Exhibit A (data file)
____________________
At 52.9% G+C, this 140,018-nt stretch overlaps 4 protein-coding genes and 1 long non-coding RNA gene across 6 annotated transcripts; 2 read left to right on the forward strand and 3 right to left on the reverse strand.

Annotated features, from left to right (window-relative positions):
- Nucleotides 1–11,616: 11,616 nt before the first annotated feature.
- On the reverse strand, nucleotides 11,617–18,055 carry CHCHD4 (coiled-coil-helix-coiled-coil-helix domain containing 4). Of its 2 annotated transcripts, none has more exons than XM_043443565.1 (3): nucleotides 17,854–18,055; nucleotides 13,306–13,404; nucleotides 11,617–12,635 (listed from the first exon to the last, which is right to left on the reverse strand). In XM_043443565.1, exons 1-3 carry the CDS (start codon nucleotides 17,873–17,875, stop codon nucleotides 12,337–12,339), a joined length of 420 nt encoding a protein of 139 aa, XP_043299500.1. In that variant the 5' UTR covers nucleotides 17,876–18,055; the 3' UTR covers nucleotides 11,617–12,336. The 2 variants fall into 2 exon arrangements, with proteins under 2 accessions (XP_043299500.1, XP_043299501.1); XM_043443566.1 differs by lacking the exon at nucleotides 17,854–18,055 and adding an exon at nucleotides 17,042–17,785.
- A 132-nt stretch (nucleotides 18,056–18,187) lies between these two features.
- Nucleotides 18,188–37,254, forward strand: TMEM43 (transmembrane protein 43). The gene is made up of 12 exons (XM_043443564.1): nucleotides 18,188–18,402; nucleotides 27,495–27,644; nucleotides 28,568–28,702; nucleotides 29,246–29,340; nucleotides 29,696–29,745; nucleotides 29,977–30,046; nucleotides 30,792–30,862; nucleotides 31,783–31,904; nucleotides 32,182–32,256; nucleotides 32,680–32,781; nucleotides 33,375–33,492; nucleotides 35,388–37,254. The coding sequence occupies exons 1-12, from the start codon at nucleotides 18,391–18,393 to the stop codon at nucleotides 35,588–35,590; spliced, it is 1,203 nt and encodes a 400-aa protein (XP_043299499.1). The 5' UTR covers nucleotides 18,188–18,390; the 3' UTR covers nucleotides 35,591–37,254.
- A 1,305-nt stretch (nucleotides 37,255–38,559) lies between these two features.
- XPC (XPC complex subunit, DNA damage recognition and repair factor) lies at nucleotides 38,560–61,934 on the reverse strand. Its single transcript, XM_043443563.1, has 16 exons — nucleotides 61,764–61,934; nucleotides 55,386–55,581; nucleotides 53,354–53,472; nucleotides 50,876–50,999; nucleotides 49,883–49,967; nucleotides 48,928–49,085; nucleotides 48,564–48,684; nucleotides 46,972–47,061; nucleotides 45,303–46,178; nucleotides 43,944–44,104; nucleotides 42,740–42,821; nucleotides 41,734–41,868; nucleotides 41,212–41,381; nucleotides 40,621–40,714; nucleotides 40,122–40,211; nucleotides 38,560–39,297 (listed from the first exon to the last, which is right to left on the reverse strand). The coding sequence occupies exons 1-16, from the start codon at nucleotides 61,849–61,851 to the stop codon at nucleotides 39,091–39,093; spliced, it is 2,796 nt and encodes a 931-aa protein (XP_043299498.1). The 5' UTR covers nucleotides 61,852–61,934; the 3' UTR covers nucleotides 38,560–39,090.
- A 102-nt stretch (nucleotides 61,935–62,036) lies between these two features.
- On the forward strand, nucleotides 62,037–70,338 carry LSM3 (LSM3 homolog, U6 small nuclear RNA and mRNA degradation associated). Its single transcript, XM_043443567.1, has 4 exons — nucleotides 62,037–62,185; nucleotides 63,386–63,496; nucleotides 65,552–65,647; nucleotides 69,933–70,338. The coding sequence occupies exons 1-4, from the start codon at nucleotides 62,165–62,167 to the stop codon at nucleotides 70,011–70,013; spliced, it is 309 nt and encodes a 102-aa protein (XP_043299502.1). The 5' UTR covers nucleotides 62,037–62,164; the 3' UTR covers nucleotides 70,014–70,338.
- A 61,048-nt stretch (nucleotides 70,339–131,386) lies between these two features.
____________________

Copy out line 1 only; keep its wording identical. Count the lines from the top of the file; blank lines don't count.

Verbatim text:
At 52.9% G+C, this 140,018-nt stretch overlaps 4 protein-coding genes and 1 long non-coding RNA gene across 6 annotated transcripts; 2 read left to right on the forward strand and 3 right to left on the reverse strand.